“Most people from the West weren’t that interested in the GDR, and why should they be? The GDR, Poland, Russia – for many they were one,” says Barbara Langerwisch, a retired East Berlin teacher, on the decade that followed the Fall of the Wall and the collapse of the country she had lived in for the first 40 years of her life. It’s a sentiment Jürgen Danyel, a historical researcher and fellow East Berliner, agrees with. “Westerners felt like they knew the story, and it was uncomfortable for me to talk about my own, normal life under the dictatorship. It’s a part of the psychological suppression that happened. For me it is much harder to talk about my childhood, my life and my career in the GDR than it is for people from the West.”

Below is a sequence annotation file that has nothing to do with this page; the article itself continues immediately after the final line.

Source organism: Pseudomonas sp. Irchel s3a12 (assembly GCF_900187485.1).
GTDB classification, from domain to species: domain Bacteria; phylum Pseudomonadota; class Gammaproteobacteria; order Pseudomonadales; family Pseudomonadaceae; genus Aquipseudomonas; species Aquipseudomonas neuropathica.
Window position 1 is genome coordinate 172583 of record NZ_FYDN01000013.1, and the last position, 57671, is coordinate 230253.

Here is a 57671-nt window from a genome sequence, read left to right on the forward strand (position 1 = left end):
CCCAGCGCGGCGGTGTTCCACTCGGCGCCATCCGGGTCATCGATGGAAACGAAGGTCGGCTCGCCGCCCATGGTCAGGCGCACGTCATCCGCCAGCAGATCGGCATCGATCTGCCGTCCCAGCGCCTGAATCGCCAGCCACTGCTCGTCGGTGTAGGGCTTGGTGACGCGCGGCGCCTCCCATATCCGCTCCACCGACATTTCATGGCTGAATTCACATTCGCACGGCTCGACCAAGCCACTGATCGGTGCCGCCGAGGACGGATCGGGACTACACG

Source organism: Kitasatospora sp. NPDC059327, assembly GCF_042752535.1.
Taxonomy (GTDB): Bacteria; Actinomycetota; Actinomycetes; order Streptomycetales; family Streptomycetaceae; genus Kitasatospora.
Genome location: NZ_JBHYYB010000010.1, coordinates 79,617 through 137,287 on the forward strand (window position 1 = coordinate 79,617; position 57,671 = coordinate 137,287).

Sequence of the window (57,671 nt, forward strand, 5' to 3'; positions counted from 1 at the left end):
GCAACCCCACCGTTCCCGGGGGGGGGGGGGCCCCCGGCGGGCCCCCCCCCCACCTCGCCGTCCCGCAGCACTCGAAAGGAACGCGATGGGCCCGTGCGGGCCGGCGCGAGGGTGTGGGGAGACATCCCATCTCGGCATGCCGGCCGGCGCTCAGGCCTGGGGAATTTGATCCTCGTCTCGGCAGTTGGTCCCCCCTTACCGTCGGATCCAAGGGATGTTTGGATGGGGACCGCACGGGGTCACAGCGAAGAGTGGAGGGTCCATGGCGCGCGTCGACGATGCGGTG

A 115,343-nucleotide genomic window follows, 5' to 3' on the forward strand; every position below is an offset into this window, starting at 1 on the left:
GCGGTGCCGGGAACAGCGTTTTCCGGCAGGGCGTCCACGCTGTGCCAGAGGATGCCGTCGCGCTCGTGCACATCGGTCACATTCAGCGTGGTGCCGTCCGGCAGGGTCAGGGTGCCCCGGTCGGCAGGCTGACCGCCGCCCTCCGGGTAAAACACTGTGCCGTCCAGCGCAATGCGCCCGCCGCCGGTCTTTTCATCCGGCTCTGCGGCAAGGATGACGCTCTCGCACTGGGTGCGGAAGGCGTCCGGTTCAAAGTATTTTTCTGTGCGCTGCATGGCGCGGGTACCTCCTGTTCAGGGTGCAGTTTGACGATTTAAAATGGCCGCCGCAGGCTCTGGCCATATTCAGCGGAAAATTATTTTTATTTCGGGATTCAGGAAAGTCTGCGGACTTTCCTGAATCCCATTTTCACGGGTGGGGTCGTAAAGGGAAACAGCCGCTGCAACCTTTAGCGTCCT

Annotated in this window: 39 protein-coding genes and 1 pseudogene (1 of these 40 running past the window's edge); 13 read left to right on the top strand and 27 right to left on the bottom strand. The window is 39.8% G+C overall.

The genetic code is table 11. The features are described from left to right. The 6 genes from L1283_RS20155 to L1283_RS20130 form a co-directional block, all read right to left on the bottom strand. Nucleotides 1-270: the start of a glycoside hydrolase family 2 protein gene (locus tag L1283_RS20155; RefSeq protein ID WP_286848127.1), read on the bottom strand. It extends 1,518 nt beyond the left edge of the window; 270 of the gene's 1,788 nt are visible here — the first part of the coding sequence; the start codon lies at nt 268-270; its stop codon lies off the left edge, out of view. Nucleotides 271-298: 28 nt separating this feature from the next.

In the aftermath of the Wende, public discourse was (understandably) dominated by the dictatorship of the regime. The first museums that sprung up aimed to document its political workings in the very locations where the one-party state was operating – the Stasi headquarters in Lichtenberg were turned into a museum in 1990, and the Stasi prison Hohenschönhausen followed suit in 1994. It wasn’t until 2006 that the DDR museum in Mitte opened its doors with a new promise: “Everyday Life, the Wall and the Stasi! All under one roof”, exhibiting cash registers and Trabis alongside a life-size GDR prison cell. Then, six years ago, the Kulturbrauerei Museum opened with a permanent exhibition supposedly dedicated to “Everyday Life” in the GDR. But the museum didn’t escape the temptation of framing exhibits in political terms – a pair of flat lace-up suede ankle boots is said to have been “typically worn by ‘dropouts’ whom the Stasi regarded as ‘enemies of the state’”. But Heike, a 53-year-old Ossi who fondly remembers her own two pairs of ‘trampers’, as they were called, disagrees with the exhibition text: “I wasn’t a dropout or an enemy of the state. I was a 15-year-old who wanted to be cool! It was fashionable among the youth. We’d wear them with ripped or patched-up jeans and a striped button-down shirt.” She remembers how she was the only one in her class who’d managed to score them – two pairs even! She’d queued for a full morning the minute she’d heard they were in stock at a shop on Schönhauser Allee. “Skipping a few lessons that morning was the only ‘rebellious’ thing about it,” she laughs. “They were not expensive but hard to get hold of and you weren’t allowed to buy more than one pair of the same size. I bought two pairs, a light brown one for everyday wear and a dark one, a size up, for going to the disco.” She immediately spots the scoff marks on the shoes in the museum – the tell-tale sign that they too had been bought too large. Heike was, like Barbara and many fellow Ossis, never violently subjected to the repressive aspect of the regime. “The Wall, the Stasi, and the SED of course played a role and they’ve got to be mentioned. But there was also normal life. I, for example, didn’t come into contact with the Stasi or the police or anything. I didn’t try to cross over to the West because I didn’t have any relatives there. For many of us, life in the GDR was mundane, but it was our life!” says Langerwisch. So when she heard about a call out asking people from the GDR to send in their old 8mm home videos so they could be digitised and released as part of an online “anti-archive”, she immediately submitted hers.